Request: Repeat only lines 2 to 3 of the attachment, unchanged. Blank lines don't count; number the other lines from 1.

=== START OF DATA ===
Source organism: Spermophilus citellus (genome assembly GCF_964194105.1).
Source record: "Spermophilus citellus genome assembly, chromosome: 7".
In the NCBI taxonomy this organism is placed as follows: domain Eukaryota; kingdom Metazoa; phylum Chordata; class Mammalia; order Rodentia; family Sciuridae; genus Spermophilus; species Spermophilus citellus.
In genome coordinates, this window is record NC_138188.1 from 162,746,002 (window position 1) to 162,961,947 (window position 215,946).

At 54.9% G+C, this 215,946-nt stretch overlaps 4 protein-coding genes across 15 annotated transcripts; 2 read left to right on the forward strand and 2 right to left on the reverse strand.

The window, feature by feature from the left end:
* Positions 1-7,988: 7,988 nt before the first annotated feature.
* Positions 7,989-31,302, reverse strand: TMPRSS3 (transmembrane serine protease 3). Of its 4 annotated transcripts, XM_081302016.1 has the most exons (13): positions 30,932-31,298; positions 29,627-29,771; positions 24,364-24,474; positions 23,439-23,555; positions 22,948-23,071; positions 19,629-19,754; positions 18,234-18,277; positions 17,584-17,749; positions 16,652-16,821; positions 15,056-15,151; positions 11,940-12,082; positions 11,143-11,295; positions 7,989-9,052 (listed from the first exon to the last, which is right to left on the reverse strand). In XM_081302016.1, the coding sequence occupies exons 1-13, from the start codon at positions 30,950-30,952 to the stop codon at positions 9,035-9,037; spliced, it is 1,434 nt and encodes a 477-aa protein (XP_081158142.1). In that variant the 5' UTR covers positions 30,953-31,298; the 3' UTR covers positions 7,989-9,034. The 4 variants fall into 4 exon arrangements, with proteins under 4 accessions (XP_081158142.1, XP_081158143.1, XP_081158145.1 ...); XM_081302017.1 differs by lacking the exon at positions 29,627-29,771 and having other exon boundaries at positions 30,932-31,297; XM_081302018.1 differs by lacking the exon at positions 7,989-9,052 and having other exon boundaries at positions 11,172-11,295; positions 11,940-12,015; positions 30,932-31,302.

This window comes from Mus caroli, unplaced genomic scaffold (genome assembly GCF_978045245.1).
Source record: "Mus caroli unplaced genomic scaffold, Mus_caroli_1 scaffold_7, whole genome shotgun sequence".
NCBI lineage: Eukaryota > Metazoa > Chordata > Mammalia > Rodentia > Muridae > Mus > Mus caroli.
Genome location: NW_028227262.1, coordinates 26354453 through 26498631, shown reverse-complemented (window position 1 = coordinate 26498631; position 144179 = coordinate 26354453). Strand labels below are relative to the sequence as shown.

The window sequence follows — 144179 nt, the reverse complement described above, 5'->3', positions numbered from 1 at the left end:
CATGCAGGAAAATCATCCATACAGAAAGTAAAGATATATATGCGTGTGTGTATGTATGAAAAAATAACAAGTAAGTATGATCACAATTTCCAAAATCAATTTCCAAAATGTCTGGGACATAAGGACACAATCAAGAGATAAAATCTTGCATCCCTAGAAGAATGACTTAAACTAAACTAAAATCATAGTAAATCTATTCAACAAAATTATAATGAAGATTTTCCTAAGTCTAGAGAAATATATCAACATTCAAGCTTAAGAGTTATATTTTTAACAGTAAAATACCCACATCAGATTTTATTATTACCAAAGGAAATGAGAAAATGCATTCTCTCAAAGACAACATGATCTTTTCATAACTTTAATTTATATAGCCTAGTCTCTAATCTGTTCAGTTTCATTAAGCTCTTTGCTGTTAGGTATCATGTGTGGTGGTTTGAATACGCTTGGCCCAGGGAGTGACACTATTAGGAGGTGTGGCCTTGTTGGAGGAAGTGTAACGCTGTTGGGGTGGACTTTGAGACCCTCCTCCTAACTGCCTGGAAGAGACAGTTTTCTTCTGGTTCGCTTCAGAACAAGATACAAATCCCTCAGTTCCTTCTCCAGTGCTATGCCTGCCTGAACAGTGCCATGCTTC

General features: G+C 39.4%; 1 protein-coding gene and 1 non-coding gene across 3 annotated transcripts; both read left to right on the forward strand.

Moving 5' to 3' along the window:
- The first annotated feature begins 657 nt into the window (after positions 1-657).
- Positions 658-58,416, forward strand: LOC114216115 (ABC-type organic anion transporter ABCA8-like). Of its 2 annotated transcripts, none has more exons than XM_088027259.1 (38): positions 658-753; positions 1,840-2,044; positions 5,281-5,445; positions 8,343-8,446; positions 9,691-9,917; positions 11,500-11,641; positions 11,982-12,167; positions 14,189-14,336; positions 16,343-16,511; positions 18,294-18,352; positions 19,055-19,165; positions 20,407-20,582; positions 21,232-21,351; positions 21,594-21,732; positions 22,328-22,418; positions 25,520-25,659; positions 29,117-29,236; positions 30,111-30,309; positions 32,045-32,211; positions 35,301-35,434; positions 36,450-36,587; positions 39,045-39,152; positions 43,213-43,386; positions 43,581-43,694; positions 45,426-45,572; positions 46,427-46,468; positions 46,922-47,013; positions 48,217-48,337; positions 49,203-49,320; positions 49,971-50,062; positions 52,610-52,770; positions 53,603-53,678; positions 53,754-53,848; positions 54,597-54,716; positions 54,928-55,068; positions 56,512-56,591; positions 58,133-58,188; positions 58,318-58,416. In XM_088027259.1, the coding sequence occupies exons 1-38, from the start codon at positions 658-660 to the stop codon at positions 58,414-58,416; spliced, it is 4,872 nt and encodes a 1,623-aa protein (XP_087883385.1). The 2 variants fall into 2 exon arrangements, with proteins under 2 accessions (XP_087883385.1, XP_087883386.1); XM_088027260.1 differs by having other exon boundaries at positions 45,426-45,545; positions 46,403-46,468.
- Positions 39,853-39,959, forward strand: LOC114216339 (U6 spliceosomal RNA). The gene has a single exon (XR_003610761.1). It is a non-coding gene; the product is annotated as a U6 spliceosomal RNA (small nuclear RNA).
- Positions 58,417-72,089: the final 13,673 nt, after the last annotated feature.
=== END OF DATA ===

Source record: "Spermophilus citellus genome assembly, chromosome: 7".
In the NCBI taxonomy this organism is placed as follows: domain Eukaryota; kingdom Metazoa; phylum Chordata; class Mammalia; order Rodentia; family Sciuridae; genus Spermophilus; species Spermophilus citellus.